What do Art Garfunkel, ZZ Top, Earth, Wind and Fire, a British physicist and a hand puppet shaped like a fox have in common?
They’re all playing Glastonbury Festival 2016, of course.
It’s a bit of a local phenomenon, old Glasto.
What happens is the Wednesday before Glastonbury weekend, half of the population of under 30s in Bristol pack Wellington boots, tents, sleeping rolls, bikinis, sun cream, sun hats, body glitter, lighters, baby wipes, giant flags and inflatable crocodiles in their back packs, tie scarves, beads, feathers and anything else vaguely ethnic or sparkly in their hair and head, backs bent but hearts high, for the train station.
They don’t bother to pack food, as there are several dozen food outlets selling scrumptious if pricey samosas and tofu burgers on site, though they might pack toilet roll as the plumbing at Glastonbury is legendary in the sense that only wading knee deep in mud and human effluent can become legendary. Though, this overflowing of all things brown only happens in the years when the Somerset weather is particularly rainy, which in light of global warming and as we’re on the West of the country, bravely facing the long, open sweep of the Atlantic Ocean, is only once every two or three years.
I’m reliably informed seasoned festival goers don’t waste time queuing for the showers when they could be watching giant metal spiders breath fire or leviathans of the music industry pelt out their hits during a thunderstorm – hence the baby wipes. After all, a wipe’s as a good as a wash when everyone else smells too.
And if you’re wondering why the happy campers of Bristol and so many other towns near and far arrive at the site days before ZZ Top have even shampooed their beards or Earth, Wind and Fire have dusted off their leotards and replaced their missing sequins, then it’s because an encampment the size of a town is established in the grounds of Worthy Farm for the week and the earlier you set up camp, the closer you’ll be to the stages.
If you’ve ever had to walk home from the pub after downing a yard of ale, a jar of pickled eggs and ten tequila slammers, then you’ll appreciate why cutting down staggering time is so important.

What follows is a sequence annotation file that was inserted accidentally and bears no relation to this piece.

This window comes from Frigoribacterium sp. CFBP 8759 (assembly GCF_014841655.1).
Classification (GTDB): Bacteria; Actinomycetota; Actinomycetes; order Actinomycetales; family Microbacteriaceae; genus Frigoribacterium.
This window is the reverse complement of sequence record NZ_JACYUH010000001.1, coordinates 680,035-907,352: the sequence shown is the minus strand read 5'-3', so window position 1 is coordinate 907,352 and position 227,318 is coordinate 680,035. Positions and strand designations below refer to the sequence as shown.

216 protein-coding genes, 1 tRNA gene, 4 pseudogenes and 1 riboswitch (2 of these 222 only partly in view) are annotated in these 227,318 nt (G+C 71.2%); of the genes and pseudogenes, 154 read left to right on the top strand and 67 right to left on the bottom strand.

The stampede for tickets takes place months before and always before any of the acts have been confirmed, which only adds to the notion that the festival is more about the experience, man – good and stinking – rather than the music.
It’s a far cry from Glastonbury’s origins.
comes from the Old English, Glestingabyrig – byrig meaning stronghold, inga meaning of the people and Glaston, possibly meaning woad place, woad being a plant from which troublemakers like Braveheart Mel Gibson – err, sorry, William Wallace – were keen to extract the blue dye and smear it over their presumably (being Scots) pallid bodies.
So, a fort of the people of the woad place has become a camp for the children beloved of body glitter, which is as close as rural Somerset is likely to get to Braveheart these days.
A bass amp’s throw from the Glastonbury site is Glastonbury Tor, centre of religious activity for a few thousand years. Not only is it the picturesque setting for a small parish church, it also has mysterious terracing running round the mound, rumoured to be an ancient labyrinth and is supposedly the Isle of Avalon, the mythic resting place of England’s Once and Future King – Arthur.
King Arthur – yes, that one, the husband of that cheating minx Guinevere, founder of the Round Table and hunter of the Holy Grail – is supposed to have been buried there, to return at a time of when the country is in great peril. Many have questioned why he didn’t pop up during the Norman Invasion of 1066, during the wars with Napoleon or the Blitz, when bombs rained on the heads of his subjects and the Nazis were one hop across the Channel away from invasion.
But then, considering he’s had a really long nap and he might need to wake up a little before leaping into action, may I suggest he opens with something smaller.
Handing out rain hats and galoshes as the Somerset rain pelts festival goers could be a great place to start.
With thanks to Kat, founder of W4W.